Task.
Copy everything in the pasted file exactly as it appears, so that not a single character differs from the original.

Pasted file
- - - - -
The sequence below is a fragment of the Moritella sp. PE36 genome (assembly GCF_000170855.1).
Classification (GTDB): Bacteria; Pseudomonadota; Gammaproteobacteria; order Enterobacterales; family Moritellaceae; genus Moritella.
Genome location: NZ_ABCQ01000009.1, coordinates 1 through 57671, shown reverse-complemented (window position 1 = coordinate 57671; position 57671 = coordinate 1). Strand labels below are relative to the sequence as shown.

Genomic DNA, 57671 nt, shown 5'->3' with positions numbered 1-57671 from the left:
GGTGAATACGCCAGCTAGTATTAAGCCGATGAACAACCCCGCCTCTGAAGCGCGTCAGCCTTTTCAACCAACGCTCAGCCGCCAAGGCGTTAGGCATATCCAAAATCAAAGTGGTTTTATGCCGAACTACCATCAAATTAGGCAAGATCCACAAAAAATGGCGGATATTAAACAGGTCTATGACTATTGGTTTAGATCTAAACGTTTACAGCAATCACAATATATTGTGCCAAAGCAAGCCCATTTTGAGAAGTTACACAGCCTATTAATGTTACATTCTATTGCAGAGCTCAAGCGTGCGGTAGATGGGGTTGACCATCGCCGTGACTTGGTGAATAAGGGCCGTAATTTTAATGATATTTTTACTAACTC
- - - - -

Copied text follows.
The sequence below is a fragment of the Moritella sp. PE36 genome (assembly GCF_000170855.1).
Classification (GTDB): Bacteria; Pseudomonadota; Gammaproteobacteria; order Enterobacterales; family Moritellaceae; genus Moritella.
Genome location: NZ_ABCQ01000009.1, coordinates 1 through 57671, shown reverse-complemented (window position 1 = coordinate 57671; position 57671 = coordinate 1). Strand labels below are relative to the sequence as shown.

Genomic DNA, 57671 nt, shown 5'->3' with positions numbered 1-57671 from the left:
GGTGAATACGCCAGCTAGTATTAAGCCGATGAACAACCCCGCCTCTGAAGCGCGTCAGCCTTTTCAACCAACGCTCAGCCGCCAAGGCGTTAGGCATATCCAAAATCAAAGTGGTTTTATGCCGAACTACCATCAAATTAGGCAAGATCCACAAAAAATGGCGGATATTAAACAGGTCTATGACTATTGGTTTAGATCTAAACGTTTACAGCAATCACAATATATTGTGCCAAAGCAAGCCCATTTTGAGAAGTTACACAGCCTATTAATGTTACATTCTATTGCAGAGCTCAAGCGTGCGGTAGATGGGGTTGACCATCGCCGTGACTTGGTGAATAAGGGCCGTAATTTTAATGATATTTTTACTAACTC